- Use the native Miro voting feature and set a timer for each session
Voting should be based on which tactics you believe could have the biggest impact in accomplishing strategic objectives.
Next: take a moment to organize the board and advance the top ideas (those with the most votes) to a separate section on the whiteboard or in the frames in Miro.
For some teams, the dot voting method will be enough to surface the most popular ideas. From this stage, you can convert those popular ideas into an action plan.
For teams that want to take these ideas a step further and identify the low-hanging fruit, you can apply a prioritization score to the top ideas.
ICE Scoring is a prioritization framework that takes an average of the following:
- I - Impact - How big of an impact will this tactic have on my business goals?
- C - Confidence - How confident am I that this test will drive results?
- E - Level of Effort - How much effort is required to execute this test?
Some teams may choose to add a 4th category to the list: Budget.
By averaging scores across 5 participants, each with their own perspective and context on the business, you’ll be able to surface the best ideas that require the least amount of effort, for the greatest impact.
Tips for a Successful Workshop
Since I first led this workshop in 2019, I’ve made adjustments to the facilitation schedule, will share those tips below.
Narrow the Scope
Each company is unique, and some channels might never make sense for your business. In preparation for your workshop, spend some time narrowing down the list of channels from 19 to 10 or fewer.
I recommend selecting a mix of channels your team has experience with, and several that are new to you.
Create a Guest List
The perfect guest list includes enough participants to span multiple areas of the business, but not so many that the session is overwhelming.
AJ & Smart recommends a ratio of 7 participants per 1 facilitator. For this workshop, I’d recommend between 4 and 7 attendees.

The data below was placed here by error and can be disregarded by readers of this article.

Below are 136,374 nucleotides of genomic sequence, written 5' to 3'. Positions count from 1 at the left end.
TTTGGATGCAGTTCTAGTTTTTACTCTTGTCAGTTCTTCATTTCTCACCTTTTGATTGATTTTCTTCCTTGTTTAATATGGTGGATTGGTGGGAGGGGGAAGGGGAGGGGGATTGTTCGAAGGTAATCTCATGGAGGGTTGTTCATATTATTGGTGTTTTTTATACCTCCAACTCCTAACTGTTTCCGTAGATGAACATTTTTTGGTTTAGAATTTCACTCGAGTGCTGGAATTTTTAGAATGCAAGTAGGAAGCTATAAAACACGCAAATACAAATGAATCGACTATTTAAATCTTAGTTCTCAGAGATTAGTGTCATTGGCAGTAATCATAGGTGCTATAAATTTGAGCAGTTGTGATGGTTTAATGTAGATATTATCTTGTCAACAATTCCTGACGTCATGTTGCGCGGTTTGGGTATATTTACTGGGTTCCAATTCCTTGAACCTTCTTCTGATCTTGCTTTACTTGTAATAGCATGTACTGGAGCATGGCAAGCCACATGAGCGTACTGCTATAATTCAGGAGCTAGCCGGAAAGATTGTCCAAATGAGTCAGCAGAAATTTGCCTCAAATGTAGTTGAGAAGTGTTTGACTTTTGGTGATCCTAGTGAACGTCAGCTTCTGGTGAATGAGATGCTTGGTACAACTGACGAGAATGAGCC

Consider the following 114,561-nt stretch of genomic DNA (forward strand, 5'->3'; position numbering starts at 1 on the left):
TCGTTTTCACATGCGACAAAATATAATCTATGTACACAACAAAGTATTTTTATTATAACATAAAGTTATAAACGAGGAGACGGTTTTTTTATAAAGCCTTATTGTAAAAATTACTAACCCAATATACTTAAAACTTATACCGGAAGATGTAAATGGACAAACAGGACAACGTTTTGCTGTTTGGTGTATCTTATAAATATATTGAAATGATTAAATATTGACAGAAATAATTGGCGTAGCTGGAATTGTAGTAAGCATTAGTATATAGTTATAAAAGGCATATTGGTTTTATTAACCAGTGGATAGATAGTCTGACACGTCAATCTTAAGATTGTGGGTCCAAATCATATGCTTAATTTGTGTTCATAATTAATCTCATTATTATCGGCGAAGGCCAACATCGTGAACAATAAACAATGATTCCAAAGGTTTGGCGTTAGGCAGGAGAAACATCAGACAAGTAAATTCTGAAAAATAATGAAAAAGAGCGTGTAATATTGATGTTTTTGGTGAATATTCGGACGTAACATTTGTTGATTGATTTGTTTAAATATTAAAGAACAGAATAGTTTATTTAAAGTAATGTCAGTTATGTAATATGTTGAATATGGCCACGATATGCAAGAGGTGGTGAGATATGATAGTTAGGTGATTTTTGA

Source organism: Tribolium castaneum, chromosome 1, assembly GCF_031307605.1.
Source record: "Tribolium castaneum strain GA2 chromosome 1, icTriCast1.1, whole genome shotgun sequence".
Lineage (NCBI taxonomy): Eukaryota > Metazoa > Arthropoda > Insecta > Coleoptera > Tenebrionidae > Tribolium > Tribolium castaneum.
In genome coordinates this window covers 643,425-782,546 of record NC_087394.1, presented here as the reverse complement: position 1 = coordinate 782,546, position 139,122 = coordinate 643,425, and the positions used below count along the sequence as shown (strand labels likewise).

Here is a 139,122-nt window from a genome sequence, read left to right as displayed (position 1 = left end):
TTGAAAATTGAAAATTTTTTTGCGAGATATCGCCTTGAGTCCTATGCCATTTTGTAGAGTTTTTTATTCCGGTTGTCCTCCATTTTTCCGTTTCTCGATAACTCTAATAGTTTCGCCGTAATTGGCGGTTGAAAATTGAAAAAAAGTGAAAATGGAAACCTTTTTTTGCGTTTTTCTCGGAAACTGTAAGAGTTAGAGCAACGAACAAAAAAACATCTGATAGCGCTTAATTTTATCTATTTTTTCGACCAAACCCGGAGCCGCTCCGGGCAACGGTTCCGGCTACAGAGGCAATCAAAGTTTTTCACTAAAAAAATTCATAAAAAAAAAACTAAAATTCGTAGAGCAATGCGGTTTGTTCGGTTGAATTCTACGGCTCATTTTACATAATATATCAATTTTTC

An ideal cross section might include:
- Stakeholders with a deep understanding of the business
- Marketers with experience on multiple channels
- Sales or customer support rep with firsthand context on the buyer
- Both junior and senior employees — the best ideas can come from any level of experience
In-Person vs. Virtual
There are pros and cons to each format, but chances are, your unique circumstances will dictate whether you’ll be in-person or going the virtual route.
If you decide to host a virtual workshop, Miro is great. I’ve even created a template to get you started.
If you are in-person, just be sure to prep the room in advance with space for each pre-selected channel and provide enough post-its and pens for the group.
If this is your first workshop, see AJ & Smart’s The Ultimate Guide to Workshop Facilitation to help with planning.
Once your guest list is finalized, it’s time to get your team excited about the upcoming workshop. Share an agenda, instructions for joining, as well as some background info on the Traction approach.
If you are using Miro, be sure to send the link to create an account (for new users) as well as a link to the board so participants can spend time exploring prior to the session.
For non-marketers, be sure to share an overview with an explanation of each channel, so you don’t need to spend time during the workshop explaining each channel. Participants should have a basic understanding of each channel prior to the workshop.
Have questions about hosting a Marketing Ideation Workshop, or need help using any of the resources mentioned in this post? Email me at firstname.lastname@example.org anytime.
Interest in a facilitated workshop or other growth services? Let’s connect.